A Soil Profile


ANDY: So are the organic matter
horizons really thick here? JUSTIN: They’re very
thick organic horizons, which allows for the
development of spodosols. ANDY: Great. Will we get to see some
sandy leached E horizons? JUSTIN: Hopefully we should. These are very sandy soils, and they
allow for the movement of water. ANDY: All right. So Justin, I was wondering. You never really told me, but how
did you get interested in soils? What got you interested? JUSTIN: Soils are the connection between
the non-living and the living world. So we have the rocks and minerals that
provide the nutrients for the plants, and then we have plants
and other organisms that live in the soil as a home. So it’s this interaction between
the biota and rocks and minerals that makes it a very
fun medium to study. ANDY: And you’re from California. Are the soils very different in
California than in the Northeastern US? JUSTIN: So growing up
in Southern California, we have very different soils. We have soils that lack
a lot of the horizons. They have maybe an A
horizon, a B horizon, but here, we actually get to see
horizons like the organic horizon, and we see the E horizon, and
very, very red B horizons. So that makes it very
special– something that you don’t see in the
rest of the United States. ANDY: Wow. That’s great. So you’ve been to the site. I haven’t. What are we going to see? What are we going to see here? JUSTIN: So we should see some
very beautiful spodosols here. These soils haven’t been disturbed, so
they have very deep organic horizons. We should have very deep E horizons
and very, very red B horizons. So they’re very
characteristic, very colorful, and some of the most beautiful
soils you’ll see in America. ANDY: So the path is
just up the road here? Let’s go take a look. JUSTIN: So right now we’re
the Mascoma Highlands. We’re just on the foothills of
the White Mountain National Forest here in New Hampshire, which is
along the Appalachian Mountains. And we’re going to be digging here just
north of some of these wetter areas so that we have the climates and
the conditions for these spodosols. Well, we have deciduous
and coniferous vegetation, and it’s well drained so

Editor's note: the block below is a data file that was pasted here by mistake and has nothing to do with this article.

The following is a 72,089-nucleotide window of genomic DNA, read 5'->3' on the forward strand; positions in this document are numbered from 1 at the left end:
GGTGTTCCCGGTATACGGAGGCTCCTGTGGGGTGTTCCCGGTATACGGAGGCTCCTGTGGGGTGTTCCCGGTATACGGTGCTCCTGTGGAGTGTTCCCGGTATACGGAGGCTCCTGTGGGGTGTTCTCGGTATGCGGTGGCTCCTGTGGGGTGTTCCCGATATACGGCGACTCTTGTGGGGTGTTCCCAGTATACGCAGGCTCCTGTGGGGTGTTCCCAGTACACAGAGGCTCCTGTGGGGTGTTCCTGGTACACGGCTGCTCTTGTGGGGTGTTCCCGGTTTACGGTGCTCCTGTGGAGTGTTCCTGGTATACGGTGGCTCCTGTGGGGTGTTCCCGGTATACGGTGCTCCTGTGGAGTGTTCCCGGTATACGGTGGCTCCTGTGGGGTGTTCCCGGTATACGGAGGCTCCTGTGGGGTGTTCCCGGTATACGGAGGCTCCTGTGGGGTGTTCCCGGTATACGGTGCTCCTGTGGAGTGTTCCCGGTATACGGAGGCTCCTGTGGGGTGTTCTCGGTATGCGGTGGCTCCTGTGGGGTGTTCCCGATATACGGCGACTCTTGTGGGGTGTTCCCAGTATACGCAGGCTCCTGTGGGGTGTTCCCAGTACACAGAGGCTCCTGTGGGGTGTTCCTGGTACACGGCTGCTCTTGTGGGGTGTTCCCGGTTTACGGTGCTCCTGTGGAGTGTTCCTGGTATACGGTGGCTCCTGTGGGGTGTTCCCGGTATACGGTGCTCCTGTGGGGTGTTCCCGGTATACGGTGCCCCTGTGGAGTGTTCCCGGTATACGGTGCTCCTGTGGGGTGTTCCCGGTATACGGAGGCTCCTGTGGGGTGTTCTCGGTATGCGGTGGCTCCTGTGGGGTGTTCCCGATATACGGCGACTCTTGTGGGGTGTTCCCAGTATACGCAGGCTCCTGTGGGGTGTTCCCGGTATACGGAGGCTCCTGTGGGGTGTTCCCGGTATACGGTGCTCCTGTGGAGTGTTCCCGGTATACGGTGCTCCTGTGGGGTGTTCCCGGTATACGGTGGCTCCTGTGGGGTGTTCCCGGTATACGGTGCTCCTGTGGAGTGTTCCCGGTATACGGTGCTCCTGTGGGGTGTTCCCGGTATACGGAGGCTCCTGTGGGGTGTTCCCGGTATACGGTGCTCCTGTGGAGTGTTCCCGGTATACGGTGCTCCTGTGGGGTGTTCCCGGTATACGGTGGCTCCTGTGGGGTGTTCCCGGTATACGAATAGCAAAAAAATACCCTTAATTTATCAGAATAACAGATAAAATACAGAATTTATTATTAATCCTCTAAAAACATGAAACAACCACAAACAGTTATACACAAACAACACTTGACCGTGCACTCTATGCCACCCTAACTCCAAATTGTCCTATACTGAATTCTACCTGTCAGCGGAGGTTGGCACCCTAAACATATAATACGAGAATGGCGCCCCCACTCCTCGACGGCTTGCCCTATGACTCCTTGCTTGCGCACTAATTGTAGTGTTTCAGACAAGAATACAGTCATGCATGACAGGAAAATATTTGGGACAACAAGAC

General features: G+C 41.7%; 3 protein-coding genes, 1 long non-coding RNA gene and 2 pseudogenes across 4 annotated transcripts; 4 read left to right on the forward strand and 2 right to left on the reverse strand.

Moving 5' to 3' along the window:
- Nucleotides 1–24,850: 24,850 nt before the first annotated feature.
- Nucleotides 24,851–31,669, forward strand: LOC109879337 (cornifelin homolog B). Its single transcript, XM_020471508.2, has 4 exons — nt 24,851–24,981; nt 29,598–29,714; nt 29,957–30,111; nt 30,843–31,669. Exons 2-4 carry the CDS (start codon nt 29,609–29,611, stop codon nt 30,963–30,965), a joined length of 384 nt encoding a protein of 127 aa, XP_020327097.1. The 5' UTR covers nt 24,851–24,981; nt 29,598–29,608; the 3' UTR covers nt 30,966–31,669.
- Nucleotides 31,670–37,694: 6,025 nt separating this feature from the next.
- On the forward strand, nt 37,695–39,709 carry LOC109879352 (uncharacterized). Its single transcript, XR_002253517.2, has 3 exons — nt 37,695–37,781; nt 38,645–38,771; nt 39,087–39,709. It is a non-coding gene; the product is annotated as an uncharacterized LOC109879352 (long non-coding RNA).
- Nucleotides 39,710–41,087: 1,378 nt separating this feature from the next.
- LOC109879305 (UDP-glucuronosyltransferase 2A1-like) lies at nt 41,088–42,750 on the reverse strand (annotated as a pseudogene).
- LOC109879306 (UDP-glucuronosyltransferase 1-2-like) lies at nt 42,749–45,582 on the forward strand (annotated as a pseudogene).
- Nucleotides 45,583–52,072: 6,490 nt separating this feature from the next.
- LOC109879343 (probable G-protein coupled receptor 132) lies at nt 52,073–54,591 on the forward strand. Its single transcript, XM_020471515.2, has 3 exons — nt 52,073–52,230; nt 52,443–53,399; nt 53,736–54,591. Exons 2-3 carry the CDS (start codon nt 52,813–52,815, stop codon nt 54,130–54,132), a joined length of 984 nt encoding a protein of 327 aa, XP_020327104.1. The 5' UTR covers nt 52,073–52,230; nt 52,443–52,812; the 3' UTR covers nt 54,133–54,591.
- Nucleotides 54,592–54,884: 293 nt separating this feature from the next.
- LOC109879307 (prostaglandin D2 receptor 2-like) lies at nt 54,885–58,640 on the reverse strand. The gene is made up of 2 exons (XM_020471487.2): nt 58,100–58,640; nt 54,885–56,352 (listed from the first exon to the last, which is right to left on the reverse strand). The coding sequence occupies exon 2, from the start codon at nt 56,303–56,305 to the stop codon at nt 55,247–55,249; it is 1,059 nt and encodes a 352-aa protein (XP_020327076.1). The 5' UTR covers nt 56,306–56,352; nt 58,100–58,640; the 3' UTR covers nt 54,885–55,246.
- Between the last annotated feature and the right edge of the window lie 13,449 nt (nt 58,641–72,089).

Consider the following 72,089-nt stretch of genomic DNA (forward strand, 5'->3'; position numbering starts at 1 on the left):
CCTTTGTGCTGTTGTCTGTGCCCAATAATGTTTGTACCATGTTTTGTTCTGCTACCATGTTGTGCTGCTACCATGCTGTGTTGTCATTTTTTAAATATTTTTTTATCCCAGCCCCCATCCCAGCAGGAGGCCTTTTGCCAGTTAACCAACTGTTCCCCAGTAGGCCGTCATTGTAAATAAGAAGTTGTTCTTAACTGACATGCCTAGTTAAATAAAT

these soils aren’t soggy. They hold onto water long enough for
the development of the spodosols. But they are not so well drained that
we don’t have horizon development. ANDY: OK. JUSTIN: So it’s a nice mix. ANDY: So they’re oxidized cells. They’re aerobic. JUSTIN: They’re aerobic. ANDY: Decomposition going on. JUSTIN: Yes. ANDY: OK. Great. All right. Should we go in and take a look? Dig some holes? JUSTIN: Absolutely. ANDY: Sounds good. JUSTIN: So this area looks,
actually, very flat, undisturbed. It doesn’t look like it’s wet. ANDY: So like you were saying
before, pretty well drained? JUSTIN: Yes. ANDY: Let’s take a look
around and find a place. JUSTIN: Yeah. ANDY: Do we want to pull that? Now that we’re not protecting that
face, we can pull it closer, yeah? JUSTIN: Yeah. Thanks. ANDY: So typically,
when you look at a soil, you have an A, a B,
and a C horizon– the A being the topsoil, the B
being the mineral soil, and the C being the unaltered material,
much like the parent material. This is a very different soil. So Justin, tell us about this soil. JUSTIN: So here we have
the typical spodosol, which is the state soil of
Vermont and New Hampshire. It’s characterized by
this deep organic horizon. So how we characterize soil horizons
is by the material that they’re made of and what’s been changing
in each horizon. So here from the top, we have
these leaves, so this is the– ANDY: Undecomposed leaves, essentially. JUSTIN: Next, we have the accumulation
of different types of organic matter. So here we can see some material
that looks like decomposed wood, and we know that it’s
dominated by organic matter by actually feeling
it and looking at it. So if you take a piece, it actually
has a very greasy feel to it. Below that, we have the mineral soil. This leached, this white E
horizon, E standing for eluviation. So whereas iron, organic matter, and
aluminum is then leaching out of. So that leaves it with a
ghost, very white color. ANDY: OK. JUSTIN: Below that, we have the
accumulation of organic matter. But this is no longer organic matter
input directly from the leaves. We actually have decomposition, and
then translocation of organic matter from the organic horizon into the E
horizon, and then into the Bh horizon. ANDY: OK. So O, E, Bh, and then? JUSTIN: So below this Bh horizon,
we have this orangey-red horizon. So that’s the accumulation and
precipitation of aluminum and iron oxides that gives it its
red and orange color. So below this, we then
lose the orange color and reddish colors to just a
brown, a light tan, an olive color. And that’s from the
unweathered parent material. So it hasn’t had accumulations of
any organic matter or iron oxides to give it any color. ANDY: OK. So we’ve got an O, an E, a Bh a
Bs, and then lower B horizons. Is this your favorite soil? JUSTIN: So this is a
very beautiful soil, and it is absolutely my
favorite type of soil. ANDY: The spodosol– Northeastern,
North Central United States. JUSTIN: Yes, absolutely. ANDY: OK. So we said that soils
are typically A, B, and C horizons– A being the
top soil, B being subsoil, and C being closer to parent
material or the original material from which the soil formed. But here, we’re in a
forest and we’re seeing this spectacular spodosol, which
is characterized by a very thick O horizon coming from the organic
material– needles, leaves, and twigs. Below that is an E horizon,
or an eluviated horizon. Below that is a series of B horizons–
Bh for humus, Bs for sequioxides, and then grading into
the parent material. That’s what we talked about today. Spodosols indicate a very long
period of time of soil formation, and they’re a fascinating
and beautiful soil.

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